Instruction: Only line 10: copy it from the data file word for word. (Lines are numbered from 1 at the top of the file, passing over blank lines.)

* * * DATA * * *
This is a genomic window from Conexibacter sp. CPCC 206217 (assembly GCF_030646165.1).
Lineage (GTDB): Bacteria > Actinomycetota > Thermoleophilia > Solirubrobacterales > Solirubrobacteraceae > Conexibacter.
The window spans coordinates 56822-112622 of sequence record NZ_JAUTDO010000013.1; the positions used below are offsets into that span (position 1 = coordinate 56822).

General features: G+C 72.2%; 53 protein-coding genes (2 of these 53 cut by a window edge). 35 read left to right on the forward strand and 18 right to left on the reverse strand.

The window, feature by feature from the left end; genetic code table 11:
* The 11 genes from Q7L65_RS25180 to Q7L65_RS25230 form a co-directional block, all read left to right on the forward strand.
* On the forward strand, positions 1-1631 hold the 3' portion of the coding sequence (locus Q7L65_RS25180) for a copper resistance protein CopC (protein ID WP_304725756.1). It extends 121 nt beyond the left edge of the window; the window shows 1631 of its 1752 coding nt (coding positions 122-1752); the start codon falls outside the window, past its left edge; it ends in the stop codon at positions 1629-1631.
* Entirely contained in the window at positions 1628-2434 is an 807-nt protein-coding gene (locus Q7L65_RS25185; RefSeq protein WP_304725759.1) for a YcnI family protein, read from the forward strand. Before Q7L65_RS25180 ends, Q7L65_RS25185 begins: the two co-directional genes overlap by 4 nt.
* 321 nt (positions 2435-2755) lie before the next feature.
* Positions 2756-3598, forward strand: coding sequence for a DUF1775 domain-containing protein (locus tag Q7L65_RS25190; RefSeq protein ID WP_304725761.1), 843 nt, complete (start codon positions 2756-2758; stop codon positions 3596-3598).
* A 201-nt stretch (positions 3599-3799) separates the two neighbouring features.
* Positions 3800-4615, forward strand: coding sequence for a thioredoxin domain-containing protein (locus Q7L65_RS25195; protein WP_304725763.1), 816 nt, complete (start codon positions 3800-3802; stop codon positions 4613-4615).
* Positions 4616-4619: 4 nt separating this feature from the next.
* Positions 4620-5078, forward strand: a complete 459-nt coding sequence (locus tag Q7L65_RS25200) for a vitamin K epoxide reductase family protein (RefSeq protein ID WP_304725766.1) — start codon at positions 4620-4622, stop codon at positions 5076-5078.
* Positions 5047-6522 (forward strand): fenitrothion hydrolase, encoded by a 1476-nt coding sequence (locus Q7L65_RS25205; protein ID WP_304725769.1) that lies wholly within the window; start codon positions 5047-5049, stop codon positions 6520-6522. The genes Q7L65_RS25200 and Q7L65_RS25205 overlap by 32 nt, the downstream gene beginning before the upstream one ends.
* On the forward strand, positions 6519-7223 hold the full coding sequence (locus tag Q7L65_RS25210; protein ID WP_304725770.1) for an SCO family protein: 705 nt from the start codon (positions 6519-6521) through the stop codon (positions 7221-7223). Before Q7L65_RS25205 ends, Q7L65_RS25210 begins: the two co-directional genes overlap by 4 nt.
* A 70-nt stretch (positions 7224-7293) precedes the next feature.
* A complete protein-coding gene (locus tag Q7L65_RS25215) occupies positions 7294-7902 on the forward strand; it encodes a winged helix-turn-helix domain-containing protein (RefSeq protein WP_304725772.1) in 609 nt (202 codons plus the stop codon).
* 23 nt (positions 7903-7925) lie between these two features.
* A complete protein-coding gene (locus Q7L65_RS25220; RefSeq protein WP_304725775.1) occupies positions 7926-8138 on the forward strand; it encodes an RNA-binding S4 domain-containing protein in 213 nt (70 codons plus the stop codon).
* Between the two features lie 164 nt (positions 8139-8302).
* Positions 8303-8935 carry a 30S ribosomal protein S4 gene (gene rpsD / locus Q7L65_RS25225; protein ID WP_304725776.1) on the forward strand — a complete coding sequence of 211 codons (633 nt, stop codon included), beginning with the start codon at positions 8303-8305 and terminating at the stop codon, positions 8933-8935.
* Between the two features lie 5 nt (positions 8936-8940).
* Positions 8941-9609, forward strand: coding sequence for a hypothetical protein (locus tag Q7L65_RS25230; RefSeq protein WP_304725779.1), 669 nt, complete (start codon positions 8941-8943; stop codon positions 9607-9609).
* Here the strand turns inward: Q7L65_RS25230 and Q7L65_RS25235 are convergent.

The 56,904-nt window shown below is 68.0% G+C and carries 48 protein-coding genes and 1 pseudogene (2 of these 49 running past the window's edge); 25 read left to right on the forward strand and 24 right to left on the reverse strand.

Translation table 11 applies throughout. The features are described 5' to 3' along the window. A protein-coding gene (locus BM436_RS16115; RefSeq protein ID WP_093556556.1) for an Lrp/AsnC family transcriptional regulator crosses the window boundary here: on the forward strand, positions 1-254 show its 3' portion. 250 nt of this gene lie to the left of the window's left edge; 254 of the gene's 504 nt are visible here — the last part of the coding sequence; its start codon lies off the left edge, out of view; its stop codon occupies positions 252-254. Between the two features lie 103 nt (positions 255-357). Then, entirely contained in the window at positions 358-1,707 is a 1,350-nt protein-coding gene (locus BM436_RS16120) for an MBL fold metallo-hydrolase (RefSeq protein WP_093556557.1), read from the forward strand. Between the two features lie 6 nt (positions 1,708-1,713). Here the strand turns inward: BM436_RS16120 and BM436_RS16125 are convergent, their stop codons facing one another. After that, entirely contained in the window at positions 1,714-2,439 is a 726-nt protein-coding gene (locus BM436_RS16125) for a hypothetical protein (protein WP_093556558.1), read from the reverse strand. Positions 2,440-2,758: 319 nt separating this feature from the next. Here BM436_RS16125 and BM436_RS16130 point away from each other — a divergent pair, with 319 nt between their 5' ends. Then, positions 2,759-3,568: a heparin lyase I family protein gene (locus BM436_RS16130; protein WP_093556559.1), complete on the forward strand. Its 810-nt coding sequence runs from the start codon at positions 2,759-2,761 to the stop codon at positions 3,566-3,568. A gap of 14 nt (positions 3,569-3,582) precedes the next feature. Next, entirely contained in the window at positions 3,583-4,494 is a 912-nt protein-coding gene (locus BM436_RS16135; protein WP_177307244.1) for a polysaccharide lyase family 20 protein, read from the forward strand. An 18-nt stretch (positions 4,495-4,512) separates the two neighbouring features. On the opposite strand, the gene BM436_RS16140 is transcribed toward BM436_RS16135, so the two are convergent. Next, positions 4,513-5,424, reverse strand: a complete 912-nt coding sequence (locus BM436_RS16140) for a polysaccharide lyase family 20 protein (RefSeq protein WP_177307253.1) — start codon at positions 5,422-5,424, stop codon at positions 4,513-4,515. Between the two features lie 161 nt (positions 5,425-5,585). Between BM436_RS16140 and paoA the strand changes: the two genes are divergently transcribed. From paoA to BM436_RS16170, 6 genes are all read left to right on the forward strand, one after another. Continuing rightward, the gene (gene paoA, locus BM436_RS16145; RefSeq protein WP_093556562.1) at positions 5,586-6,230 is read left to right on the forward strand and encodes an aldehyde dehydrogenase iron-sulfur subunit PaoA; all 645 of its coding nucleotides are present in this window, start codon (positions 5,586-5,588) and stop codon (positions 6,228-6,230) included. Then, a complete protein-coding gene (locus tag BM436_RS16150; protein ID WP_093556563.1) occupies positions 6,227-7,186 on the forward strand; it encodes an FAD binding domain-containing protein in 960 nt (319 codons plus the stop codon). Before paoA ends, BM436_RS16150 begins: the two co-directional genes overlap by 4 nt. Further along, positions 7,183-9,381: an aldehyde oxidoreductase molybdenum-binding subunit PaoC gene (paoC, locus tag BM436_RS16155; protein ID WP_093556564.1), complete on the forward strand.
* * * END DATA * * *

* Positions 2756-3598, forward strand: coding sequence for a DUF1775 domain-containing protein (locus tag Q7L65_RS25190; RefSeq protein ID WP_304725761.1), 843 nt, complete (start codon positions 2756-2758; stop codon positions 3596-3598).